By David Brophy
The European Medicines Agency (EMA) has recommended granting a conditional authorisation Johnson & Johnson single dose Covid-19 vaccine.
However, the company has already told the EU that the vaccine will not be available for delivery until mid-April.
"After a thorough evaluation, EMA's human medicines committee concluded by consensus that the data on the vaccine were robust and met the criteria for efficacy, safety and quality," EMA’s Executive Director Emer Cooke said in a statement.
"With this latest positive opinion, authorities across the European Union will have another option to combat the pandemic and protect the lives and health of their citizens," she added.
The Johnson & Johnson vaccine is the fourth one to be approved by the EU regulator, after Pfizer/BioNTech, AstraZeneca/Oxford University and Moderna.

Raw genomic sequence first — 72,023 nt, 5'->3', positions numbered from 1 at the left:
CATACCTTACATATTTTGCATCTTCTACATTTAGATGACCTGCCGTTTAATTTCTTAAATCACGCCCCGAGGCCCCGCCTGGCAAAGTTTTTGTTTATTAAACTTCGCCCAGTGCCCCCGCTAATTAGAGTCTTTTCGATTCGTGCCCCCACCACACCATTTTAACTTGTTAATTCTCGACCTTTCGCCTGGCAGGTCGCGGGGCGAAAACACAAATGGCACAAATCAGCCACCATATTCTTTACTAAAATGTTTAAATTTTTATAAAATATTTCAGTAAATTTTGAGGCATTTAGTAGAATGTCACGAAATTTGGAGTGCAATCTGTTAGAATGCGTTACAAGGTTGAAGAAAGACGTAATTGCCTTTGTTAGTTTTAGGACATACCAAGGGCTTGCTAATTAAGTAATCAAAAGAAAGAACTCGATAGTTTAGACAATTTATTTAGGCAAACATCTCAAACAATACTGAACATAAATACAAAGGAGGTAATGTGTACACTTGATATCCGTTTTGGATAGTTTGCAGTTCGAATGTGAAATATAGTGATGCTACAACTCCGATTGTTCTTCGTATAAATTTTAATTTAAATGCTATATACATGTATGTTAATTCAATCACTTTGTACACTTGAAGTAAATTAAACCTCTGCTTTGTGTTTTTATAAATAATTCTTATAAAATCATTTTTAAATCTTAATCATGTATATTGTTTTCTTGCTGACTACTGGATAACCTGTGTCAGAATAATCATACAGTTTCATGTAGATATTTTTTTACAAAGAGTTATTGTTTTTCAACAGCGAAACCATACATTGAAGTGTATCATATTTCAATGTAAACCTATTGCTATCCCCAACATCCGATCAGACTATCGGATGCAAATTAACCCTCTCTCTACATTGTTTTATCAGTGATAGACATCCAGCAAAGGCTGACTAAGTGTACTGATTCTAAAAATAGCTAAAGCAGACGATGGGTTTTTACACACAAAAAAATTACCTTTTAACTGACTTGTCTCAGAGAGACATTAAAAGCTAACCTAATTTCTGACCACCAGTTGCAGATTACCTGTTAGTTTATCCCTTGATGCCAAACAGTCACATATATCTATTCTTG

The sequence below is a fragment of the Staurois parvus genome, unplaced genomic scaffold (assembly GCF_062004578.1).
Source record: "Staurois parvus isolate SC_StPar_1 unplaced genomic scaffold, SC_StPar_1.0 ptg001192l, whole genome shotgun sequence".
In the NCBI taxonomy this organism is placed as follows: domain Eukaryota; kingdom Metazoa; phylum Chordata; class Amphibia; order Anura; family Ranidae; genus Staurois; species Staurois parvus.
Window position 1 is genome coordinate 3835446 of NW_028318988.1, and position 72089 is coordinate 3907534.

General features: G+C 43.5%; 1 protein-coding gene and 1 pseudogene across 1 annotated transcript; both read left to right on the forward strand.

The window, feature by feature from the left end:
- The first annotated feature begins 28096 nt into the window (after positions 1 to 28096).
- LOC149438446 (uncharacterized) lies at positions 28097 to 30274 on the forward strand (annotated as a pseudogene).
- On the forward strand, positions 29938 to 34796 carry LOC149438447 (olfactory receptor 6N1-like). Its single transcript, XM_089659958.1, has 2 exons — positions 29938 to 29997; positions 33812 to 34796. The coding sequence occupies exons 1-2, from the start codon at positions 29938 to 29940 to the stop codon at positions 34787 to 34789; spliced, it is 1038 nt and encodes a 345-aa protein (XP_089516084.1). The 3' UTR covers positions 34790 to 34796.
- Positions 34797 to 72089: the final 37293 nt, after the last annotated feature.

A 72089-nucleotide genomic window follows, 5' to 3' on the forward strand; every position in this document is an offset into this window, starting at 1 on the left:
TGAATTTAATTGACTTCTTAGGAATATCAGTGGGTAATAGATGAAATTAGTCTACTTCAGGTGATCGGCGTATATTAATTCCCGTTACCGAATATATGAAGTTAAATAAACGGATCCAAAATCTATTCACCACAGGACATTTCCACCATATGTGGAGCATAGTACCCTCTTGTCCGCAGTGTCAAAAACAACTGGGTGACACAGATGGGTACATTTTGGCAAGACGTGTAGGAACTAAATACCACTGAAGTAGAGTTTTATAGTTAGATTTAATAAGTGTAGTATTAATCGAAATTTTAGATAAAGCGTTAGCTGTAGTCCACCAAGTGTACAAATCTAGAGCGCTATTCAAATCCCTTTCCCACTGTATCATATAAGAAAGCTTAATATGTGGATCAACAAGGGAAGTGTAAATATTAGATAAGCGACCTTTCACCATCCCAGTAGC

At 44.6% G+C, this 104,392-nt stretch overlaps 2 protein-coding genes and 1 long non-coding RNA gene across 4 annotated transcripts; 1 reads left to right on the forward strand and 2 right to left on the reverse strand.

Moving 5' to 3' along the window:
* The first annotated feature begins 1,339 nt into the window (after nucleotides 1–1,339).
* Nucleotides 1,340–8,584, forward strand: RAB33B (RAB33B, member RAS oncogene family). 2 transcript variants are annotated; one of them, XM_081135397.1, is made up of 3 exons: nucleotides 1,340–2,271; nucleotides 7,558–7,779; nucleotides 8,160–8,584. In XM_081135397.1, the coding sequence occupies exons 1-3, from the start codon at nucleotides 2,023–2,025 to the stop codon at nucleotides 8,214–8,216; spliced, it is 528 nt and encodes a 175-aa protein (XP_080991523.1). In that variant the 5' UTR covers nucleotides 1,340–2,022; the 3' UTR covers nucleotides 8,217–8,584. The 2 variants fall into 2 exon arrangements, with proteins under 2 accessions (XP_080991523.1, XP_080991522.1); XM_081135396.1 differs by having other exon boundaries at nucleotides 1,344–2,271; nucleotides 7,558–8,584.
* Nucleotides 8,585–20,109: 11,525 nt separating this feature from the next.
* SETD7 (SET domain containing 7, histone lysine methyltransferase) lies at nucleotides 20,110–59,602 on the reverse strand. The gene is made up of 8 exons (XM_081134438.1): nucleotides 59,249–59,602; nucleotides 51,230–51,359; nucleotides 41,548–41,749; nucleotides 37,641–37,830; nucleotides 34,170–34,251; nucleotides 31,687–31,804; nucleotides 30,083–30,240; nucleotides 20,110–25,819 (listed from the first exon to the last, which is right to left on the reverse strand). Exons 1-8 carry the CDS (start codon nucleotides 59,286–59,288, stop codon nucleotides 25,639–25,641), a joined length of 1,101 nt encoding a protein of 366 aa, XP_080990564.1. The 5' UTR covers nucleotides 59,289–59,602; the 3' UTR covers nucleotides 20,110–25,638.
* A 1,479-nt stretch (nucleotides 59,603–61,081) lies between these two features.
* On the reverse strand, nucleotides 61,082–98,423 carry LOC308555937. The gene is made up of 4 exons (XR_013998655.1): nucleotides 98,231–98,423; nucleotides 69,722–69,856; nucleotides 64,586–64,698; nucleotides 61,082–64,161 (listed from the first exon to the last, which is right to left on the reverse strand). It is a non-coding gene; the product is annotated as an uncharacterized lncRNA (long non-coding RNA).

A clinical trial involving over 44,000 people in the US, South Africa and Latin American countries found it had a 67 per cent efficacy rate.
The vaccine is made up of a virus modified to contain the gene for making the SARS-CoV-2 spike protein, which once injected, triggers the immune system into producing antibodies to counter it.
Side effects "were usually mild or moderate and cleared within a couple of days after vaccination," the EMA said in its statement. The most common ones were pain at the injection site, headache, tiredness, muscle pain and nausea.
The EU signed a contract with the vaccine developer last October 2020 to purchase 200 million doses, with the option to acquire a further 200 million doses.
The vaccine was authorised for use in the US in February and the company said that it would deliver 20 million doses to the US in March and a total of 100 million by the end of June.